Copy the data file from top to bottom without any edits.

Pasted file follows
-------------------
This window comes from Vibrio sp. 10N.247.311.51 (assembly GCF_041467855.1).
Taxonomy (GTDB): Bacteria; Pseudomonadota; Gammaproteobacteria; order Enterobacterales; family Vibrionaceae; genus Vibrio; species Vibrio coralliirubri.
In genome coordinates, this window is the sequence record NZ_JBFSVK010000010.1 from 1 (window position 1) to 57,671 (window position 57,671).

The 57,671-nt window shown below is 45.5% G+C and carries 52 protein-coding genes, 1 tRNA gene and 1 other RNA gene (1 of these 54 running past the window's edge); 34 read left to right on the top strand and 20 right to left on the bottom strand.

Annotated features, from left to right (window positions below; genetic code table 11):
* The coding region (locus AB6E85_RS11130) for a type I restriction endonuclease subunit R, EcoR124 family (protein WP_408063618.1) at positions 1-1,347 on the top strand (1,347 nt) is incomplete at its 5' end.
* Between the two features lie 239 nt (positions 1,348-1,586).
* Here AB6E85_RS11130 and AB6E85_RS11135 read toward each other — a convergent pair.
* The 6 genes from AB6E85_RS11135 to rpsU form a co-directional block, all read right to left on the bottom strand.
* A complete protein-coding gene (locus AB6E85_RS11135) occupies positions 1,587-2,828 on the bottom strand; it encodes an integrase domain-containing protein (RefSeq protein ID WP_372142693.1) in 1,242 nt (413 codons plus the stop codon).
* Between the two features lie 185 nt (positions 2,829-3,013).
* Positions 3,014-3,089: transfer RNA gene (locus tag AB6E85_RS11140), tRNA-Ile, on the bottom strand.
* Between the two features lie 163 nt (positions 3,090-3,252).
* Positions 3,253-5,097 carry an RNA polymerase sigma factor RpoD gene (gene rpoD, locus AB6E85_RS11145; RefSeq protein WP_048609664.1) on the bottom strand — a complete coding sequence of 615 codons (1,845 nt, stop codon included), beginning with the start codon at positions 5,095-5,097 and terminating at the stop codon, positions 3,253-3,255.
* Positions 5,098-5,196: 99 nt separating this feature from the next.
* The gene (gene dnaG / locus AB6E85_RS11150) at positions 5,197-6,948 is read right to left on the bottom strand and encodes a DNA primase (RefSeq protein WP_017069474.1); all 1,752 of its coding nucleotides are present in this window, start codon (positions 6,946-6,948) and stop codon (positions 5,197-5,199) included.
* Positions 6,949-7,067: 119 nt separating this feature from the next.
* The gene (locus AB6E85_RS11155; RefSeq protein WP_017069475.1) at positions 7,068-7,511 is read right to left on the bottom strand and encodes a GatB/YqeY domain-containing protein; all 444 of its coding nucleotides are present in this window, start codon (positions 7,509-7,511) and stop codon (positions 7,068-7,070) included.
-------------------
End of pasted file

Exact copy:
This window comes from Vibrio sp. 10N.247.311.51 (assembly GCF_041467855.1).
Taxonomy (GTDB): Bacteria; Pseudomonadota; Gammaproteobacteria; order Enterobacterales; family Vibrionaceae; genus Vibrio; species Vibrio coralliirubri.
In genome coordinates, this window is the sequence record NZ_JBFSVK010000010.1 from 1 (window position 1) to 57,671 (window position 57,671).

The 57,671-nt window shown below is 45.5% G+C and carries 52 protein-coding genes, 1 tRNA gene and 1 other RNA gene (1 of these 54 running past the window's edge); 34 read left to right on the top strand and 20 right to left on the bottom strand.

Annotated features, from left to right (window positions below; genetic code table 11):
* The coding region (locus AB6E85_RS11130) for a type I restriction endonuclease subunit R, EcoR124 family (protein WP_408063618.1) at positions 1-1,347 on the top strand (1,347 nt) is incomplete at its 5' end.
* Between the two features lie 239 nt (positions 1,348-1,586).
* Here AB6E85_RS11130 and AB6E85_RS11135 read toward each other — a convergent pair.
* The 6 genes from AB6E85_RS11135 to rpsU form a co-directional block, all read right to left on the bottom strand.
* A complete protein-coding gene (locus AB6E85_RS11135) occupies positions 1,587-2,828 on the bottom strand; it encodes an integrase domain-containing protein (RefSeq protein ID WP_372142693.1) in 1,242 nt (413 codons plus the stop codon).
* Between the two features lie 185 nt (positions 2,829-3,013).
* Positions 3,014-3,089: transfer RNA gene (locus tag AB6E85_RS11140), tRNA-Ile, on the bottom strand.
* Between the two features lie 163 nt (positions 3,090-3,252).
* Positions 3,253-5,097 carry an RNA polymerase sigma factor RpoD gene (gene rpoD, locus AB6E85_RS11145; RefSeq protein WP_048609664.1) on the bottom strand — a complete coding sequence of 615 codons (1,845 nt, stop codon included), beginning with the start codon at positions 5,095-5,097 and terminating at the stop codon, positions 3,253-3,255.
* Positions 5,098-5,196: 99 nt separating this feature from the next.
* The gene (gene dnaG / locus AB6E85_RS11150) at positions 5,197-6,948 is read right to left on the bottom strand and encodes a DNA primase (RefSeq protein WP_017069474.1); all 1,752 of its coding nucleotides are present in this window, start codon (positions 6,946-6,948) and stop codon (positions 5,197-5,199) included.
* Positions 6,949-7,067: 119 nt separating this feature from the next.
* The gene (locus AB6E85_RS11155; RefSeq protein WP_017069475.1) at positions 7,068-7,511 is read right to left on the bottom strand and encodes a GatB/YqeY domain-containing protein; all 444 of its coding nucleotides are present in this window, start codon (positions 7,509-7,511) and stop codon (positions 7,068-7,070) included.